Lessons learned: How to develop an idea

March 21, 2009

Introduction: During my self mandated separation from technical projects and ideas last summer, I decided to try to put together a list of lessons learned during past (failed, yes all failed) projects. I quickly jotted some things down and my reasoning for them, and have cleaned it up a bit. All of it is pretty obvious, but hard in practice, and I probably emphasize areas that afflict me most.

This list mainly concerns software startups, but applies to business/project ideas in general.

What not to do:

  • Plan too much: Some planning is necessary. But you should plan for your immediate goals and be okay with a slightly fuzzy long term goal. You WON’T be able to see everything ahead of time. And trying to solve every problem in advance is very unlikely. You won’t completely understand what you need until you get there. So get there. Do what you can do, and work on the problems as they present themselves.
  • Wait to get started because of the one part that doesn’t work right: Similar to above. Unless it’s the innovation, don’t wait to get started because you’re not sure about a small part/library you should use/design pattern. Try something out, and if it’s no good, redo/refactor it later.
  • Wait to do anything real: Work on the feature that’s the innovation if you can. This is what sets you apart.
  • Not buy the domain: It would really suck if it was gone. For whatever reason, names mean a lot to projects, and are often a source of motivation for their innovation/stupidity more that the project itself.
  • Not look for existing applications/implementation: If people are already using a tool like yours, it’s going to be hard for them to switch. The cost of change will almost always prevent people from trying out your site if they have something in place. You must either be able to make their lives easier in a short amount of time (so you’ve got to develop what already exists + the small upgrades within the same time the small change can be expected from your competition) or have an innovation that changes the way that tool works and demands a change.
  • Expect immediate success: Keep your eyes on your immediate goals. Don’t give up unless there’s an obvious reason to.
  • Need an amazing environment: You don’t need to have the most amazing development setup ever. Spending all your time trying to make yourself more efficient only makes you efficient at thinking about how to be more efficient. Do something.
  • Have to use the latest tools: Unless this is your goal, or you absolutely need something from a language/library, get it out there quickly by doing it the way you know how right now. If it’s modular, you can drop in another library later.
  • Take forever selecting a library: Test things instead of thinking too much. The best way to learn is to start writing example code.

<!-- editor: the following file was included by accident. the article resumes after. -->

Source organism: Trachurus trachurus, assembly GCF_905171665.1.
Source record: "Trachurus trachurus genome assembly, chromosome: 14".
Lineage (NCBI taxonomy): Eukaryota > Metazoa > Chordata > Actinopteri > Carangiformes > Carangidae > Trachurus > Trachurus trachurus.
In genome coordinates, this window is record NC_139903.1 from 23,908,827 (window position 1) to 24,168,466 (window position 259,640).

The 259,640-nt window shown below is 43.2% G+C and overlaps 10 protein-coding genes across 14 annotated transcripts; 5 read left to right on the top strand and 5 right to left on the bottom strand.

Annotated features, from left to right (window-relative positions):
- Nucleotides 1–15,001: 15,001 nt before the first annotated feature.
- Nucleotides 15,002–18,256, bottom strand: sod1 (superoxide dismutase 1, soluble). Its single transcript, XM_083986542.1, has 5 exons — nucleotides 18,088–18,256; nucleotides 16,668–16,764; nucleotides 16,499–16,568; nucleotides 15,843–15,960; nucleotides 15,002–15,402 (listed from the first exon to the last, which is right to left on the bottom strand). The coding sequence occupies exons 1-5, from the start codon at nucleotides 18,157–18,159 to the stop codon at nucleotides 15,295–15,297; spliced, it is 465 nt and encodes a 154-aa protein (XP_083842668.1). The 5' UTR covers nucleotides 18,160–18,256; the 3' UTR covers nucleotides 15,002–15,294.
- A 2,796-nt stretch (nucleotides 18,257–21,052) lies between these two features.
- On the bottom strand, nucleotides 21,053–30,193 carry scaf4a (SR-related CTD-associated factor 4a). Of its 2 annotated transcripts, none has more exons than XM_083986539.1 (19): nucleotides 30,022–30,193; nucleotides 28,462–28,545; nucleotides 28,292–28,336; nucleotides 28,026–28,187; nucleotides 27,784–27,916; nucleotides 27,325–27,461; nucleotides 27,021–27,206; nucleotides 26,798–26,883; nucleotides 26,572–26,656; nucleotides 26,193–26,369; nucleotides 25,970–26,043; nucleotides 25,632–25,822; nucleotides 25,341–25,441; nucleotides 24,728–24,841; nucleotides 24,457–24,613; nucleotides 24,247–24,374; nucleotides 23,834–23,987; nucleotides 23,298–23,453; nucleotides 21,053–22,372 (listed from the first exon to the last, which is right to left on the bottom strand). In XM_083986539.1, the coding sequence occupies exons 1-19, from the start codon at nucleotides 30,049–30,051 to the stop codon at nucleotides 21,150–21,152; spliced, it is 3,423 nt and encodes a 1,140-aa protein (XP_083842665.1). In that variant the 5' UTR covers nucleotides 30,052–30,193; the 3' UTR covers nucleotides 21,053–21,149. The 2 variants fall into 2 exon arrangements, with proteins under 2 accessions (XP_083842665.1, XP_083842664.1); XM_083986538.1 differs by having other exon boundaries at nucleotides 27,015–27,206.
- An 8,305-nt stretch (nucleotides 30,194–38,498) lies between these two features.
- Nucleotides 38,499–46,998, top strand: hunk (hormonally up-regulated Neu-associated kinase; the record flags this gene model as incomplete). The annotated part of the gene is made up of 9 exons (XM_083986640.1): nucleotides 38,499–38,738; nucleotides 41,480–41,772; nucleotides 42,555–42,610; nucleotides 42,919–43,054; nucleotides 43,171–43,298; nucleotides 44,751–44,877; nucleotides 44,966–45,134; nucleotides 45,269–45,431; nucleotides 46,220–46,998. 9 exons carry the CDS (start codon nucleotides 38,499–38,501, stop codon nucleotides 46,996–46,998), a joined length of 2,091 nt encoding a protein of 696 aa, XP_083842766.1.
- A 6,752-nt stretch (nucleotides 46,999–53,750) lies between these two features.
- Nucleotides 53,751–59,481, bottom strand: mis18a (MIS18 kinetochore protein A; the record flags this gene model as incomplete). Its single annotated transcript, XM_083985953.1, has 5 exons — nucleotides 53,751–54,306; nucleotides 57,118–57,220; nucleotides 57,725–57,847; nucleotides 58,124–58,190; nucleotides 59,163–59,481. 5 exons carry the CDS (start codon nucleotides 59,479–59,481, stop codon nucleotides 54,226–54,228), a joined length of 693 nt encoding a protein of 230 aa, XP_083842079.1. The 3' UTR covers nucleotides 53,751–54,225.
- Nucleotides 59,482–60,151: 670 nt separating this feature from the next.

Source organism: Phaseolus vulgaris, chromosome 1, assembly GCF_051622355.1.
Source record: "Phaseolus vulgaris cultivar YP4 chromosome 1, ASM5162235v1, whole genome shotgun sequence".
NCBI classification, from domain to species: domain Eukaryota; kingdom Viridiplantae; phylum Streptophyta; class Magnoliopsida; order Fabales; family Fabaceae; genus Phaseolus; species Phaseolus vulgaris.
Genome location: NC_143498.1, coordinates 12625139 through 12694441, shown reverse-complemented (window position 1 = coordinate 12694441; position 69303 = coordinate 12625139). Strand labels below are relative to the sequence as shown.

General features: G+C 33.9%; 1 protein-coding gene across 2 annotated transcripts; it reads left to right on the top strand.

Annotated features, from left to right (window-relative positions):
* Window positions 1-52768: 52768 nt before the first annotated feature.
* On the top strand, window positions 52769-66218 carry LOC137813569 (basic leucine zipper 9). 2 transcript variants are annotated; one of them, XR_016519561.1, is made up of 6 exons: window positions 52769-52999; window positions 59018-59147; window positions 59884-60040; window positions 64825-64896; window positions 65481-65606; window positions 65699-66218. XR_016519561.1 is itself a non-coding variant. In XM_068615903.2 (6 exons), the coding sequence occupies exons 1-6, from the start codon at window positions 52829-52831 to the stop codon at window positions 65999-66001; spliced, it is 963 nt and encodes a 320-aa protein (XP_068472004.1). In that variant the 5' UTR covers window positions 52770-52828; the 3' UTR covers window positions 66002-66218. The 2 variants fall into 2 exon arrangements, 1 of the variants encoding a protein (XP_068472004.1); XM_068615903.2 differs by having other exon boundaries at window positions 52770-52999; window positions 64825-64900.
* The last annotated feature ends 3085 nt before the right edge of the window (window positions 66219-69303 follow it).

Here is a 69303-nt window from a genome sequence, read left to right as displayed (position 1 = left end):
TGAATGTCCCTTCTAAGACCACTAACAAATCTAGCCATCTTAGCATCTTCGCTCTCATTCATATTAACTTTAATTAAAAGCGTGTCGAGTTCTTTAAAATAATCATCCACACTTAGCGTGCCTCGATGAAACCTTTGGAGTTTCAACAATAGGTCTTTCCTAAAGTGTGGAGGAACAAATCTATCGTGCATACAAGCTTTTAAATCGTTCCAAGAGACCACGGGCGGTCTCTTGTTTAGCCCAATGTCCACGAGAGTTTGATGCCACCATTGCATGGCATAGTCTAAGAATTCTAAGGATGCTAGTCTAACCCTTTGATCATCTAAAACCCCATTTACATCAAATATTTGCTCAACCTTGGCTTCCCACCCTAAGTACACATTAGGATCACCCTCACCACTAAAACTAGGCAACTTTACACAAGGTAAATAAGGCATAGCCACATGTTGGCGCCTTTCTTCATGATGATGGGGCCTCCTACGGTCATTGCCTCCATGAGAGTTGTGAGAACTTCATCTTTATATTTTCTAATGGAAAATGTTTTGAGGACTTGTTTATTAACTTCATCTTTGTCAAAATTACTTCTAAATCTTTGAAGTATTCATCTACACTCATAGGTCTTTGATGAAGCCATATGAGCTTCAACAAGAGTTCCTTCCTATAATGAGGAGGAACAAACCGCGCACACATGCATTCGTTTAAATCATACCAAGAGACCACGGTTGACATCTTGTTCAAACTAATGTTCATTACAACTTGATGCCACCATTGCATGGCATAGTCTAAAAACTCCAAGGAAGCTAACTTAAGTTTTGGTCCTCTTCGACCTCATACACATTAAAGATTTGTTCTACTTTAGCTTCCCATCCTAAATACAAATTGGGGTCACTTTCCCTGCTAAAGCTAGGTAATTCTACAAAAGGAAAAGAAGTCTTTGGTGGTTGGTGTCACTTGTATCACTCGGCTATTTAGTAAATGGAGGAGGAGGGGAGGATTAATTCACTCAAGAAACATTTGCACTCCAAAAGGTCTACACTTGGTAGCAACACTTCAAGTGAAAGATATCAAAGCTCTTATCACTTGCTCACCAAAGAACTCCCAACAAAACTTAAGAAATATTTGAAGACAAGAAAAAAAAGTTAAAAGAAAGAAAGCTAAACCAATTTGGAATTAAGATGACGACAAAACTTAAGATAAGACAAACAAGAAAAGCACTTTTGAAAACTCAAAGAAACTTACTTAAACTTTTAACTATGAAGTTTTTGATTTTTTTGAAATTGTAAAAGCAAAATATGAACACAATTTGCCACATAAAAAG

• Expect people to care: they won’t. Almost everyone will think your idea is horrible.

What to do before you start:

  • Have an innovation/idea: This seems obvious, but I’m being serious. Are you actually giving something to your audience that they haven’t had before? Just because its cool doesn’t mean it’s useful.
  • Source control: It’s easy and quick to do, don’t wait. Invest some time in knowing the best practices. Only need to learn once.
  • Planning tool: Pen and paper, to do list, project management software. You need something that allows you to list what you need to do and their priority. The priority is just as important as what you’re doing. The priority should be determined by necessary dependencies and what makes your idea special. The more granular and organized your tasks, the easier it’ll be to know what to do next.
  • Always know what to do next: Thinking about what to do wastes time.
  • Set goals/deadlines: If you’re serious, you need to know when you’ll get things done realistically. It’ll probably still take twice as much time as you intend, but this will let you know what you’re in for and if you’re up for it. Make SMART goals.
  • Revise your plans at everyso often. Iterative development
  • Reuse whatever you can: Don’t make your own because you think it’d be cool. Unless there’s a fundamental reason not to, reuse. If it’s open source and there’s a change you’d like, make the change. Don’t rewrite it all.
  • Let people know what you’re doing: Explain to people what you’re trying to do and the problem you’re trying to solve. You’ll immediately gain insight into requirements, features, etc. They’ll probably think it’s a horrible idea, but find out why. If you can rectify this issue to yourself, then move forward. If they aren’t interested, you have a user base, and an end goal to keep you motivated.